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A matter of law: Managing your managed care contracts

by Legal and Regulatory Affairs Staff and Communications Staff

Whenever a psychologist signs a provider contract to deliver services to managed health plan subscribers, it creates obligations that have the force of law. Contract provisions sometimes prove problematic for practicing psychologists.

Beginning with some general advice on managing contracts, this article highlights several contract terms of particular interest to practitioners and offers tips for handling provisions that may pose difficulties or challenges.

A few general pointers

The following pointers offer some general guidance for managing your contracts with managed care organizations (MCOs):

Review a contract thoroughly before you sign it. Do not assume that all MCO contracts governing health professionals’ services are alike. Contracts tend to differ from one to another regarding at least a few of the terms. Read every provider contract carefully and make sure you know what the terms mean—and that you are willing and able to meet them—before you sign a contract.

Psychologists sometimes wonder if there is any leeway when they sign a contract to modify a provision that they find objectionable, for example, by striking through it and signing their initials. Companies typically expect health professionals to agree to a provider contract in its entirety without changing any of the terms. However, if you don’t like a particular term, you can ask the MCO whether it is possible to modify or delete it.

Always have a copy of your contract with an MCO readily accessible. Psychologists sometimes do not keep track of their provider contracts and therefore cannot readily refer to the document when a conflict with the MCO arises. Yet simply reviewing the contract may reveal that the disagreement should be resolved in the psychologist’s favor.

For example, practitioners facing fee increases may think they have not been given adequate notice of the increase. A review of the contract will show whether the MCO honored the psychologist’s contractual rights to notice.

It is also important to keep track of and maintain any amendments to the contract that you may receive from insurers.

Keep a copy of all materials that are incorporated by reference into the contract. Provider contracts frequently incorporate by reference policy manuals or other documents. For example, your contract may refer to a separate document identifying procedures that are considered “medically necessary.” It is important that you receive and maintain a copy of these documents along with the contract and that you are aware of the terms and provisions in these supplemental documents, as they are considered part of your contract.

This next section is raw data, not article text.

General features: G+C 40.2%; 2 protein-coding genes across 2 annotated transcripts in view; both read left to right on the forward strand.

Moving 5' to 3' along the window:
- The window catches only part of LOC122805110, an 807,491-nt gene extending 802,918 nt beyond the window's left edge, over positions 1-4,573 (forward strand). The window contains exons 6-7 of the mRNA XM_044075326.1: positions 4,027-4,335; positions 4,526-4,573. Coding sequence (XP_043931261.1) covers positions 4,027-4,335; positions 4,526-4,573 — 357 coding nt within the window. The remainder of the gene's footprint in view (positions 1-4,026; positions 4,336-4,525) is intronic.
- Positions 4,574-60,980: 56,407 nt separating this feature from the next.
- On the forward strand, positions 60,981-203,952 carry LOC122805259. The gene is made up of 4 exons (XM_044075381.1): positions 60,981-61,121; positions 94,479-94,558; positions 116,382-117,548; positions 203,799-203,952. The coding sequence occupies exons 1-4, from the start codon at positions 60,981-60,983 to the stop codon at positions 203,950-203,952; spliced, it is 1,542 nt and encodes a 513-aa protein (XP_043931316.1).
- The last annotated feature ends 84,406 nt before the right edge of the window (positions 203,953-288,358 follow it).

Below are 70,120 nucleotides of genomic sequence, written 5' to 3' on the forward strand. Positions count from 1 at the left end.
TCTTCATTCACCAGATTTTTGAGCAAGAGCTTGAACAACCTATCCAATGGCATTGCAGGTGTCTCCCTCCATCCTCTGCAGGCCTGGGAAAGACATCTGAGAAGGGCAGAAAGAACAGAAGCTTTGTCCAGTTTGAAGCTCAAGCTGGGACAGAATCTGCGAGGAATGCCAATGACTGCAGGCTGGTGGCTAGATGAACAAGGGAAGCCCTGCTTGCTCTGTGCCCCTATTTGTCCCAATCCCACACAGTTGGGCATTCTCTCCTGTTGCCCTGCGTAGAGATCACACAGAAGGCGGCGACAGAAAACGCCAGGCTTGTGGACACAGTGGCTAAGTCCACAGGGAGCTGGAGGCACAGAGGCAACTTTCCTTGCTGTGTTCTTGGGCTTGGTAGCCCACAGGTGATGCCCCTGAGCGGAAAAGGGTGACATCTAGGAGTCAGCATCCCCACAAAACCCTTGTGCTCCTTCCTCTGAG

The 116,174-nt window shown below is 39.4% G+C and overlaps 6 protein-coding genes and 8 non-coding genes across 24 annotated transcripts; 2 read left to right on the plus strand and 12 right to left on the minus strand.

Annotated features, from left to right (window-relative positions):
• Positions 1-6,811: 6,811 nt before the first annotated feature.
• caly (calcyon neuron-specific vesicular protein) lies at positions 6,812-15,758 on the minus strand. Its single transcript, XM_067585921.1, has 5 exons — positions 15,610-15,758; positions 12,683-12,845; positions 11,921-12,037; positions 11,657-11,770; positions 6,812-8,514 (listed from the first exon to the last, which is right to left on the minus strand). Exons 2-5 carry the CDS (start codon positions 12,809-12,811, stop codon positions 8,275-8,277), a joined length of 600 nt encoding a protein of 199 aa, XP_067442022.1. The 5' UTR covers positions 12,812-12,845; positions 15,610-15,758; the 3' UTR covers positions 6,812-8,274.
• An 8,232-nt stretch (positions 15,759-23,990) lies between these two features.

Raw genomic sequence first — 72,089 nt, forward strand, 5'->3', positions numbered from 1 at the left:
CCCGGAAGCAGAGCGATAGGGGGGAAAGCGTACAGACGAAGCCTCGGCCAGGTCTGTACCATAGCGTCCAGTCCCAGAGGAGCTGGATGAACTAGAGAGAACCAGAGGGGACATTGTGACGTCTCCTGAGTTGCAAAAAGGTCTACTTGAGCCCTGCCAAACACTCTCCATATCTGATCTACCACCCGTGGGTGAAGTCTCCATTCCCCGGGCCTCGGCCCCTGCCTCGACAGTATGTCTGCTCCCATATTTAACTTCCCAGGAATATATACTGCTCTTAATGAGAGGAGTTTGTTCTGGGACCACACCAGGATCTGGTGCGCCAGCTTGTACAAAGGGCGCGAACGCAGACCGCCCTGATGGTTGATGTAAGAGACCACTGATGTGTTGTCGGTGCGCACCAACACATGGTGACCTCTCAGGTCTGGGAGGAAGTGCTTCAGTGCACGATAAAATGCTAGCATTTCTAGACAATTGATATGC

Be aware of state governmental entities to which you can report an MCO’s unfair practices. Your state insurance commission, or similar state agency responsible for overseeing contracts issued by MCOs, routinely addresses health professionals’ complaints about their contracts with MCOs and may be willing to help you resolve conflicts. Whenever you send a complaint letter to the MCO, send a copy to the state insurance agency as well.

“No cause termination” from the MCO provider panel

In considering whether to enter into a provider contract, psychologists need to be aware of the fundamental distinction between “for cause” and “no cause” terminations. There are certain items listed in the contract that are identified as constituting grounds for terminating the provider “for cause” if he or she does—or fails to do—these items. It is crucial for psychologists to be fully aware of terms related to “for cause termination” before signing a contract and be prepared to abide by them.

Some contracts have what are called “no cause termination clauses.” These clauses allow an MCO to terminate a contract without giving you any reason for doing so, usually with a certain number of days notice.

“No cause” terminations typically are used when a company determines that it is no longer in its business interest to continue contracting with a particular party. Organized psychology has long challenged no cause terminations as inappropriate for contracts where the delivery of health care services is involved, given the relationship between the health professional and his or her patient and the quality of care issues at stake when continuity of care is disrupted.

It is difficult to fight a no cause termination because you are left without any “due process” from the insurance company: it is able to terminate you without any reason. As a result, you can’t argue with the company about whether a particular ground for termination was legitimate.

Some states have found no cause termination provisions to be contrary to public policy and have passed legislation prohibiting such provisions in provider contracts. You should check to see if such a law exists in your state.

Continuation of patient care

There is another important matter for psychologists to be aware of related to terminating their relationship with an MCO. Practitioners should know in advance whether they are contractually obligated to continue providing services to patients covered by the MCO for a specified period of time (for example, 90 days) after their relationship with the company has terminated, or at least until the patient is transitioned safely to another health professional’s care.

Patient record keeping requirements